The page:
Just as the prophet Joel calls Israel to unite in worship in a spirit of penance, so today we gather liturgically to begin an extended period of penance that we call Lent. As the minister places the ashes on our heads we hear either the first words of the Gospel that Our Lord preached when beginning his public ministry (“Repent, and believe in the Gospel”), or that we came from nothing but dust and our sins want us to return to dust and not enjoy what Our Creator has wished for us (“Remember that you are dust, and to dust you shall return”). If we need to be reminded of the first Gospel steps to take in life, and of the fact that we are creatures it means we’ve lost sight of the big picture. Lent helps us bring that big picture back into focus.
In today’s First Reading the Lord through the prophet Joel tells us what he wants this Lent: “return to me with your whole heart.” This invitation echoes the profession of faith of ancient Israel: “Hear, O Israel! The Lord is our God, the Lord alone! Therefore, you shall love the Lord, your God, with your whole heart, and with your whole being, and with your whole strength” (Deuteronomy 6:4-5). We must love the Lord wholeheartedly, with everything we have and are, and we know sometimes we haven’t.
The Lord says we can return to him through fasting, weeping, and mourning. It may be possible to fast for superficial motives (like losing weight), but there is no faking weeping and mourning. It is the object of our weeping and mourning that we should examine this Lent: am I weeping what I have to give up for a few weeks, or am I weeping for how horribly I’ve treated God and others? Lent is a matter of the heart, and it is a time for exploring it.
St. Paul in today’s Second Reading reminds us of the goal of our penance this Lent and beyond: to be reconciled to God. The Lord himself doesn’t need to seek out our reconciliation and is blameless for us estranging ourselves from him, but he comes to reconcile us with the Heavenly Father anyway. It is through Jesus Christ that the work of our reconciliation is accomplished, and during these days of Lent we are remembering and preparing for that very event.
Even as we consider the somber purple of this season we remember the sorrow and suffering, often self-inflicted, that we experience due to our sins, as well as the pain inflicted on Our Lord and on others. So we begin once again with prayer, fasting, and almsgiving to draw closer to God and to others in sorrow for our sins and a desire for reconciliation, confident that Our Lord at the end of these days will win us the graces to do so.
In today’s Gospel Our Lord teaches us it is not just what we do, but how and why we do it that matters. The ashes we receive today are meant to be an exterior sign of an interior disposition. Just as in the Old Testament the penitent would sprinkle ashes on their heads and mourn their sin as well as the evil sin has done in their lives, so we receive the ashes to show our desire to live holier lives. Lenten observances are classically divided into prayer, fasting, and almsgiving. Our Lord mentions all three today and puts us on guard on doing them wrong: doing them out of social convention or to impress others instead of him.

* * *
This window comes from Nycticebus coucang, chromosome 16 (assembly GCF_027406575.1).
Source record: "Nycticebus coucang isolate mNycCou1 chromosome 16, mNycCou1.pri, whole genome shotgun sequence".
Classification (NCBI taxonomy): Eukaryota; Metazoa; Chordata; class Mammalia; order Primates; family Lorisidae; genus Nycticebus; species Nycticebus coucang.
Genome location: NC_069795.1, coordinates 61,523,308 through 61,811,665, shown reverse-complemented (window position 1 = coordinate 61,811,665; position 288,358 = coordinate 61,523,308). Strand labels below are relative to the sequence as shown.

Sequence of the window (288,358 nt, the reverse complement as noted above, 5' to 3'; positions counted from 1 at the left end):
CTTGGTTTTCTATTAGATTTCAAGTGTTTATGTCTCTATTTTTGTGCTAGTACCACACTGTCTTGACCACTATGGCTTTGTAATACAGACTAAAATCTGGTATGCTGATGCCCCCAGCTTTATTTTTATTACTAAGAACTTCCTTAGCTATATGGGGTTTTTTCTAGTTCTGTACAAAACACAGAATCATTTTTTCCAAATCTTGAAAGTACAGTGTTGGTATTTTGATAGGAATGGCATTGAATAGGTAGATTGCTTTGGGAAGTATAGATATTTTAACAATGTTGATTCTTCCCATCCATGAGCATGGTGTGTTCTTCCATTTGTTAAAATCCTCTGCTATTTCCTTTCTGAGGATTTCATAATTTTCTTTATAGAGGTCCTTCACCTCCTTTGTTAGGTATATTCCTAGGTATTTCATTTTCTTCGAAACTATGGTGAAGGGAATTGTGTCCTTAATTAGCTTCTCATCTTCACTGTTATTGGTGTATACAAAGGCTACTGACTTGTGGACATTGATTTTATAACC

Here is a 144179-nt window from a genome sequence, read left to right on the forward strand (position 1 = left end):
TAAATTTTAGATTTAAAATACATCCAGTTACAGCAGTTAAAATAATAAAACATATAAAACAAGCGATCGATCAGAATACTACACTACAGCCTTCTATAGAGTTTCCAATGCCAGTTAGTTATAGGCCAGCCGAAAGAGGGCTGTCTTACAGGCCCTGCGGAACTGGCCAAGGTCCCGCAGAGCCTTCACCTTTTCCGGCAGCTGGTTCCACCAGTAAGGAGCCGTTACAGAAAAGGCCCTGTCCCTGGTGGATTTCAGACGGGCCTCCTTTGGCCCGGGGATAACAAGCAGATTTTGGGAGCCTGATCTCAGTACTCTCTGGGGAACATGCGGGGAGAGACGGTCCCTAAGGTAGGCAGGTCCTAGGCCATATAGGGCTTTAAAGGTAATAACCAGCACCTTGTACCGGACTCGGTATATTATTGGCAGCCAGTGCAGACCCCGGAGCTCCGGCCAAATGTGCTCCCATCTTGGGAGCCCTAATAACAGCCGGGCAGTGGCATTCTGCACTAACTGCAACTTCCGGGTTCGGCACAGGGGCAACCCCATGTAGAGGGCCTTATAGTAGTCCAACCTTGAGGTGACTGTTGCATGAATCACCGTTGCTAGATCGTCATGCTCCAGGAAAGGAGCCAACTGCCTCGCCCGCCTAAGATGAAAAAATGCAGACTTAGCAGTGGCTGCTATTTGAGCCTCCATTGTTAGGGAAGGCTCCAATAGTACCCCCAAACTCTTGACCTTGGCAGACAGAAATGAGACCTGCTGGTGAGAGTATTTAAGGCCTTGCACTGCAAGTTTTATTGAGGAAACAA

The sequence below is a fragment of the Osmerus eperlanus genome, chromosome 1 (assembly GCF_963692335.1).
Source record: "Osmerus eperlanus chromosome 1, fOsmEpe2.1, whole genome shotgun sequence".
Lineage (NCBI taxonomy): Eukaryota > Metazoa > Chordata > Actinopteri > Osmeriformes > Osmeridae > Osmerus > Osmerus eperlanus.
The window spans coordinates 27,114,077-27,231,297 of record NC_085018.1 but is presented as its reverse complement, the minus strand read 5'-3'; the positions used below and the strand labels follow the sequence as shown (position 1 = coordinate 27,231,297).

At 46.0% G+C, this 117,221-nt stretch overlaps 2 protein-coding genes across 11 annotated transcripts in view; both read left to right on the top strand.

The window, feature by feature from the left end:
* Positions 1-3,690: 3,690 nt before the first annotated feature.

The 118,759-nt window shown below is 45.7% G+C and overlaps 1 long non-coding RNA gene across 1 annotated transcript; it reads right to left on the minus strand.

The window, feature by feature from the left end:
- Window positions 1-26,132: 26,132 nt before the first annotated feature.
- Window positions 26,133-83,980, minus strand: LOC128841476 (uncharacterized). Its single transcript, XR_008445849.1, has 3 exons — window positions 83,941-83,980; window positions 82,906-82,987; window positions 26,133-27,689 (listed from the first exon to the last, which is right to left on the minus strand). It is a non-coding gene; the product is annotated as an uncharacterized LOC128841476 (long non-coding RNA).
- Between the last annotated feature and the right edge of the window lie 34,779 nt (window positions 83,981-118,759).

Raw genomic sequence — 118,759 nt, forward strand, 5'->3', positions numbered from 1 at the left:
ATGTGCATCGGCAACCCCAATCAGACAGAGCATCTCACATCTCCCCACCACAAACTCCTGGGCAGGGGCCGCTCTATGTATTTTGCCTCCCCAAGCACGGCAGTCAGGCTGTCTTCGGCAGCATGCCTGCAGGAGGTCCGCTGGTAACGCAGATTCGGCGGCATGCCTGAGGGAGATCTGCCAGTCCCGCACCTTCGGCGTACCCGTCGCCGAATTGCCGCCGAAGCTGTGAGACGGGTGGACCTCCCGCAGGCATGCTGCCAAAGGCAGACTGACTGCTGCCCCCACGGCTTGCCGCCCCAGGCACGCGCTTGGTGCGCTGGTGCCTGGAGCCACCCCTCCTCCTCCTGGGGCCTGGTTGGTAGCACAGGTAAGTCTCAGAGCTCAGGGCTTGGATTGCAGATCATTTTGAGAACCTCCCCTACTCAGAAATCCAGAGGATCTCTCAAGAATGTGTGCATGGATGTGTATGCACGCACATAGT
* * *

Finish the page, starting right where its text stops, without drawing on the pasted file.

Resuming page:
The anonymous donor when it comes to almsgiving is a fine and honored tradition of showing you don’t want recognition from anyone other than God. Corporate donors, while not denying their generosity, are also doing it for publicity.
Praying in the presence of others is not bad, unless you’re just doing it to be seen as pious by them, but you also need moments of prayer in solitude and silence where it’s just you and God. The Church has so many popular devotions—rosaries, litanies, scapulars, the Way of the Cross, etc.—but those devotions should not crowd out Our Lord or quality time with him in the silence not only of our rooms, but our hearts.
The biggest challenge of fasting is never letting people see you sweat. A lot of things we give up for Lent—food, social media, video games—put a real strain on our charity, because they’re things we do to alleviate the very stress that makes us uncharitable. There’s no shame in being upfront with others that your fasting may make you a little more cranky (as if they didn’t notice), but remember that the Lord says he desires mercy, not sacrifice. Fasting doesn’t give us a free pass to make others as miserable as we are (or more).
Lent begins today. The way we begin will influence the way we end. There’s always a danger during Lent of making resolutions that are boilerplate and not really impactful on our spiritual life. We can choose things that are not very challenging or things that we’ll not be able to fulfill out of a desire to set something aside “cold turkey.” It’s okay to make a resolution that involves a knock down, drag out fight with yourself. Those resolutions help you grow in humility as you make them, break them, receive Reconciliation, dust yourself off, and keep trying. Lent is as much about experiencing mercy as it is being sorry for your sins and failings. If you see there are certain sins and failings in your spiritual life that occur repeatedly that’s the perfect source of resolutions. Lent is a special time of grace for growing spiritually by working on what we need to change.